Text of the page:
100 days and 248 dead later, Indian farmers remain determined | Agriculture News
Karnal, Haryana – For nearly two months, Prem Singh, 65, followed a ritual he had unwittingly slipped into.
He left his village in the northern Indian state of Haryana on December 1, 2020, to join tens of thousands of Indian farmers staging sit-ins along the borders of the nation’s capital to demand the repeal of agricultural laws passed in September of last year.
While camping at the Singhu protest site – located along the Delhi-Haryana border – Prem made sure to call his son Sandeep, 34, back to the village every morning.
“He didn’t have his own phone,” says Sandeep, sitting in his dimly lit room in Manpura village in the Karnal district of Haryana, 260 km (161 miles) from Singhu.
“But he was using someone else’s cell phone to monitor us. I expected his call at a certain time each day. It had almost become a ritual.
This ritual came to an abrupt end on January 26.
Hitched to a tractor in Singhu with several others, Prem, around six in the evening, collapsed from the vehicle. He never came back.
“I was with him at the time,” said Joginder Singh, 36, a resident of Manpura.
“We paid tribute to him at the protest site and took his body to the village for the funeral. He became one of the many martyrs who sacrificed their lives for the cause of farmers.
Since Prime Minister Narendra Modi’s government passed three farm laws using the ruling Bharatiya Janata (BJP) majority in parliament, farmer unions, mainly in the Indian states of Punjab and Haryana, have burst of anger.
Since November 26, tens of thousands of farmers have camped at three different locations around the capital, calling on the government to withdraw laws it says put them at the mercy of private companies and destroy their livelihoods. .
As the protest enters its 100th day on Friday, at least 248 farmers have died at borders outside New Delhi, according to data collected by Samyukta Kisan Morcha (SKM), or United Farmers’ Front.
Some have died of health problems, others by suicide, said SKM, which plans on Saturday to halt all traffic on the six-lane Western Peripheral Expressway that forms a ring outside New Delhi for up to ‘at five o’clock to continue their protest.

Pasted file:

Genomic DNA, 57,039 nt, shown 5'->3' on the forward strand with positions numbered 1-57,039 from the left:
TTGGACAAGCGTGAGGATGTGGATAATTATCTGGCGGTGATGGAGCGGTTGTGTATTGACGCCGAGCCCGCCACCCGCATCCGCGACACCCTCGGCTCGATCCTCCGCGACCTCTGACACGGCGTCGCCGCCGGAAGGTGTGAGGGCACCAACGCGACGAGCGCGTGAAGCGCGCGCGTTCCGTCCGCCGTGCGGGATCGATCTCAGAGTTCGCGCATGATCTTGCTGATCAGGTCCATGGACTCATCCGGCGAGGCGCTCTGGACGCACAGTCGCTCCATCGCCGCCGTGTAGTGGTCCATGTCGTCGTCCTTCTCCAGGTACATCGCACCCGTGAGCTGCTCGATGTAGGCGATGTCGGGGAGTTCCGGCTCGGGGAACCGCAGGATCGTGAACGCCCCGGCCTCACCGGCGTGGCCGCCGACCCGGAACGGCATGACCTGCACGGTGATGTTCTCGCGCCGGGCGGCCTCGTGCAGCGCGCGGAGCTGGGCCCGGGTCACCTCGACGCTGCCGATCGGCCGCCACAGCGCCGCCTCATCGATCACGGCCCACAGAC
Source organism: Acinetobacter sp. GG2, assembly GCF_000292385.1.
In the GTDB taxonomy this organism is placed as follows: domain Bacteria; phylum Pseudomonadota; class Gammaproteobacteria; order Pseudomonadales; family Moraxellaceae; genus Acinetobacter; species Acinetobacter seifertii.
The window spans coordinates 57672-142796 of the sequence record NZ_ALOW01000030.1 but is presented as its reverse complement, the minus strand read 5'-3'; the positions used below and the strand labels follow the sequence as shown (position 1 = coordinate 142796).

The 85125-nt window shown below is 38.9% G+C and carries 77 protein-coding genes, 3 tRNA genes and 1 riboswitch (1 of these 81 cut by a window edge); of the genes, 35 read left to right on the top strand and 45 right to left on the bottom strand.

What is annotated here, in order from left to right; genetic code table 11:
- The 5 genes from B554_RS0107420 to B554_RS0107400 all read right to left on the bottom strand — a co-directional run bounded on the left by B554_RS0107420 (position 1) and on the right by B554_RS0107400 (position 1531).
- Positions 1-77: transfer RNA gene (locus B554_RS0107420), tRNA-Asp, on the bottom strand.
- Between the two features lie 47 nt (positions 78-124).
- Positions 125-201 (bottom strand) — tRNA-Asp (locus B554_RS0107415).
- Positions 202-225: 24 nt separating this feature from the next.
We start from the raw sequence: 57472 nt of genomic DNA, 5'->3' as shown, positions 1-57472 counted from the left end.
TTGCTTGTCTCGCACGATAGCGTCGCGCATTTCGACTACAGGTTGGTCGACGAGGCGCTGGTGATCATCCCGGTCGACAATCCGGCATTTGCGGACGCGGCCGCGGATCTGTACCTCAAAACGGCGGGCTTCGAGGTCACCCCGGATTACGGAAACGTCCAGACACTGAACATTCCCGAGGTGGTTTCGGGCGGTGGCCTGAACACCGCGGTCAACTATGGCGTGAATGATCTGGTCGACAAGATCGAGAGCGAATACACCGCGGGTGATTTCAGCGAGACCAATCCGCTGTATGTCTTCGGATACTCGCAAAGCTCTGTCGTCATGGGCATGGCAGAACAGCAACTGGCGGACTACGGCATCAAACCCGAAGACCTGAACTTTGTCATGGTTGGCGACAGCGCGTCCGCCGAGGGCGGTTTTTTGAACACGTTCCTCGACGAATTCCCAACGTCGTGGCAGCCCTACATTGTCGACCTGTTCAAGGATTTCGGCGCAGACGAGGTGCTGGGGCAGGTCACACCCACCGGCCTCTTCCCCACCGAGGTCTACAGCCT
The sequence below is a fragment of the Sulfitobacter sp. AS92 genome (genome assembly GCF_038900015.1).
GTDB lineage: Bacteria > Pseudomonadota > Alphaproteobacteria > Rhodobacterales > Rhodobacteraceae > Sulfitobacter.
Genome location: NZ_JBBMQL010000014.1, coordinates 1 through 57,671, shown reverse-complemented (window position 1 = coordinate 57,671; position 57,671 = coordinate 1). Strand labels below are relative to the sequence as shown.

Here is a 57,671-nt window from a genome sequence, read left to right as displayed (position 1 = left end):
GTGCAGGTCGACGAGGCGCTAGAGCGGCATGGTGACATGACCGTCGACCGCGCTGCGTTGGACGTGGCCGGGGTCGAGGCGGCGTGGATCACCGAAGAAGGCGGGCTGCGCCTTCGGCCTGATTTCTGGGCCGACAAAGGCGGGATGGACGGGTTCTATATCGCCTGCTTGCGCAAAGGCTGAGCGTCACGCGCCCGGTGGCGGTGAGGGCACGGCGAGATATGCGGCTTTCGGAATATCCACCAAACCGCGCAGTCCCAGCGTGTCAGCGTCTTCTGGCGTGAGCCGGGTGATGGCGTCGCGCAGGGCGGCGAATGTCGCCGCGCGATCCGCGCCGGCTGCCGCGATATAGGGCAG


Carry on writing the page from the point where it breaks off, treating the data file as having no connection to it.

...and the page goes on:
‘I intend to take my father’s place’
Despite the rising death toll, farmers say their commitment to the protest remains unwavering. But their active participation encountered obstacles.
In the month following Prem’s death, Sandeep was at the house to greet visitors who had come to offer their condolences.
“My mom hasn’t returned to normal either,” he says.
“She doesn’t talk to anyone. I need to be home to take care of her. But I intend to take my father’s place in Singhu once everything is settled. We have lost the main member of our family. We also need to be concerned about our income. “
With only an acre of farmland, Sandeep says the family’s main income comes from work.
“I work as a driver, my older brother works as a laborer here and there,” Sandeep explains.
“After my father died, there was one member less in the family. I need to balance my work and my time in Singhu. I can’t stop winning, but neither can I give up on protests. “
For 34-year-old Sandeep Kaur, the question is not so complicated. She has two children – ages two and five – and although she supports the agitation, she cannot actively do so.
Her husband, Manpreet, 42, had been camping in Singhu since the day the protest began.
“After spending almost a month at the border, he came home to see us,” she told Al Jazeera in a phone call.
“The next day he felt uncomfortable. The next day he died sitting in his chair. The doctor said he suffered a silent heart attack.